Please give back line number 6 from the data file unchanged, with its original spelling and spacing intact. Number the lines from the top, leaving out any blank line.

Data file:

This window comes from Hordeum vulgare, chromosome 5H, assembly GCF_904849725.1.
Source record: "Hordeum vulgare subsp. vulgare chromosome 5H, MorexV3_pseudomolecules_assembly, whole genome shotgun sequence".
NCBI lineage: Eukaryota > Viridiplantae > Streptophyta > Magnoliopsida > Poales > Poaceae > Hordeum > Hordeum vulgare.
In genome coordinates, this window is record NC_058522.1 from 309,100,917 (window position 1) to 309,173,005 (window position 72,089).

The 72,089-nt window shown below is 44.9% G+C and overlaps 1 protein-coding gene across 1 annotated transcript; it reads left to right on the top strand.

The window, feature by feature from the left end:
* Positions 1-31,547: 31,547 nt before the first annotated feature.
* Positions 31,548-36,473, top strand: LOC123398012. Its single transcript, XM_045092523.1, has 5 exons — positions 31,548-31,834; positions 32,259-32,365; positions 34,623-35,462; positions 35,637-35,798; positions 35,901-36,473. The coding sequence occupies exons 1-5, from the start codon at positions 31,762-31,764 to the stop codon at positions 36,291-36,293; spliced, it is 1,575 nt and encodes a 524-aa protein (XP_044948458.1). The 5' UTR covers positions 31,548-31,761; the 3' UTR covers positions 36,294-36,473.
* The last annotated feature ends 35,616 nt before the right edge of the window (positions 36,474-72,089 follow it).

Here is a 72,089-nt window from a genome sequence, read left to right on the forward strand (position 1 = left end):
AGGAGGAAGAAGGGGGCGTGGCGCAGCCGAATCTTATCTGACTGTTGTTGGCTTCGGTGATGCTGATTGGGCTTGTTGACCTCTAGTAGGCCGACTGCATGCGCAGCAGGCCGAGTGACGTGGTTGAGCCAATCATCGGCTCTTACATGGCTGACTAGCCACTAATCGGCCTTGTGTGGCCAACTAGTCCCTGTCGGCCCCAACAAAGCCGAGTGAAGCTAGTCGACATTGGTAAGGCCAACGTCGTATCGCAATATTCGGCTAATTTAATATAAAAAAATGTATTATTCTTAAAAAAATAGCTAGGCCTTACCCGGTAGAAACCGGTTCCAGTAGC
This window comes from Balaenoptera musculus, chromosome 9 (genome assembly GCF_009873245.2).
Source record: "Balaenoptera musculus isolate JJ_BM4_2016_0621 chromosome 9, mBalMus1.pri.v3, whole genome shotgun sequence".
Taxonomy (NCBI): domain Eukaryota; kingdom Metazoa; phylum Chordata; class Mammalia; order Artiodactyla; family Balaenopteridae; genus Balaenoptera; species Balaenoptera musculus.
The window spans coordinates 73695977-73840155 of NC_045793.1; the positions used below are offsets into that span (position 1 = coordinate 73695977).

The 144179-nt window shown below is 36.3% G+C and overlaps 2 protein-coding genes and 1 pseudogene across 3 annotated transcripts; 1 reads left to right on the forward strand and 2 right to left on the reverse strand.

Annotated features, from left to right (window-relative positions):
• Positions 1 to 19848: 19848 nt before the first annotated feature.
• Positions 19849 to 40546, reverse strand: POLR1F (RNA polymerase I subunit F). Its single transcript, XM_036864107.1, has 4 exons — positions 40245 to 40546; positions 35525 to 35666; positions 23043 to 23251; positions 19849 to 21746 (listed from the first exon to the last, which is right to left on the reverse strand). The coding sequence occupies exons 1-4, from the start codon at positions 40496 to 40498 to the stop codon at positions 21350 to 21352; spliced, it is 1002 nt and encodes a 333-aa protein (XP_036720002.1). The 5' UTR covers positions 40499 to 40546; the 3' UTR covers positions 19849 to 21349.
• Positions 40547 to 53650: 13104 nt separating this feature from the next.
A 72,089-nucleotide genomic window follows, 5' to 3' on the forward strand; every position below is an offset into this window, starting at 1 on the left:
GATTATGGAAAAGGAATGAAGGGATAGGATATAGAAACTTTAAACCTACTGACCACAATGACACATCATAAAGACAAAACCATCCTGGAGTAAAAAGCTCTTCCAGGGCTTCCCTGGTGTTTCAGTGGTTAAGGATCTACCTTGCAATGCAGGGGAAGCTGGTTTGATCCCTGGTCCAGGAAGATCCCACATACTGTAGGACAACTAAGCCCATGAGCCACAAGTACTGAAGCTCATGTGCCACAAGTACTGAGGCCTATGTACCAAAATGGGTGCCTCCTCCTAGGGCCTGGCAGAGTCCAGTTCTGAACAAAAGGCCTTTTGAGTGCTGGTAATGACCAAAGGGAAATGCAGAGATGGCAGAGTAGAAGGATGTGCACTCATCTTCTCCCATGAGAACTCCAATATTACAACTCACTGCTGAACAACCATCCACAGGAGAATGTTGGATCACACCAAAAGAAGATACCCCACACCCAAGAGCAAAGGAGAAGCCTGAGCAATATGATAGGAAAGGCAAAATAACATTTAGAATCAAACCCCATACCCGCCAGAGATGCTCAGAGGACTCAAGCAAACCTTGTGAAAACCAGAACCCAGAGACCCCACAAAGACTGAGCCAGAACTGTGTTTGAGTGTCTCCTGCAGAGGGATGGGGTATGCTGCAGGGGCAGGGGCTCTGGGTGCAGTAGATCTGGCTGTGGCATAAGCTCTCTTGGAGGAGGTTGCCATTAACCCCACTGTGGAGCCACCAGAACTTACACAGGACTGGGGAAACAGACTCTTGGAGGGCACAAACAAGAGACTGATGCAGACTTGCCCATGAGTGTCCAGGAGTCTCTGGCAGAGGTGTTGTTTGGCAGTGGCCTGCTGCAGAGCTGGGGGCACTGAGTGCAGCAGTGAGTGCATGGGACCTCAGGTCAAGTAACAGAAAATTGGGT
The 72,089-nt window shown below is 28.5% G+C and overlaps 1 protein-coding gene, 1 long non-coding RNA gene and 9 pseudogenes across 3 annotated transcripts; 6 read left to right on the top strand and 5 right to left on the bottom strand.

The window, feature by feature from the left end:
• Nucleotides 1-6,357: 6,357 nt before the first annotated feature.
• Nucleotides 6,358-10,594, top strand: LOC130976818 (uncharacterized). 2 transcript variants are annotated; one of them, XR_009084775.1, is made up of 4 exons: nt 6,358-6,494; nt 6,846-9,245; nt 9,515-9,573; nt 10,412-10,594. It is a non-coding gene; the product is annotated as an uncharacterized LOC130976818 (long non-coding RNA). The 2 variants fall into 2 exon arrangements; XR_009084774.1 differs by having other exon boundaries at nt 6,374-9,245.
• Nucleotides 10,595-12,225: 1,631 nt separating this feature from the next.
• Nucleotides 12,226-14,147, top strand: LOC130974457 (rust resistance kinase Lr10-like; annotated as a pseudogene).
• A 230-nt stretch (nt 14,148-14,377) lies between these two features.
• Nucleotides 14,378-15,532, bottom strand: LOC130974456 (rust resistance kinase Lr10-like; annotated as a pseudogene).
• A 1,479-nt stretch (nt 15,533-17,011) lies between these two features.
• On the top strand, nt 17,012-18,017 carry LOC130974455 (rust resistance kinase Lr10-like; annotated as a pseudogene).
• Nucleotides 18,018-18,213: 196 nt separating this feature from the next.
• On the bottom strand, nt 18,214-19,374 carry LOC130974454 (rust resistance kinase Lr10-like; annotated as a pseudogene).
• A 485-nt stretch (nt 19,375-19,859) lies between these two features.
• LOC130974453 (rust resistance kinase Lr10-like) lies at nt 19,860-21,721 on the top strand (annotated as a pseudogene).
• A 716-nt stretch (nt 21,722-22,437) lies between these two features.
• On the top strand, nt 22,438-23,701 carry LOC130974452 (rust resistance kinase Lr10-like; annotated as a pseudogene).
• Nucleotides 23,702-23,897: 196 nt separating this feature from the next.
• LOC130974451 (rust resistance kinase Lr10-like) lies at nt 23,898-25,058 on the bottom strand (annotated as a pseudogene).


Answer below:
The window, feature by feature from the left end: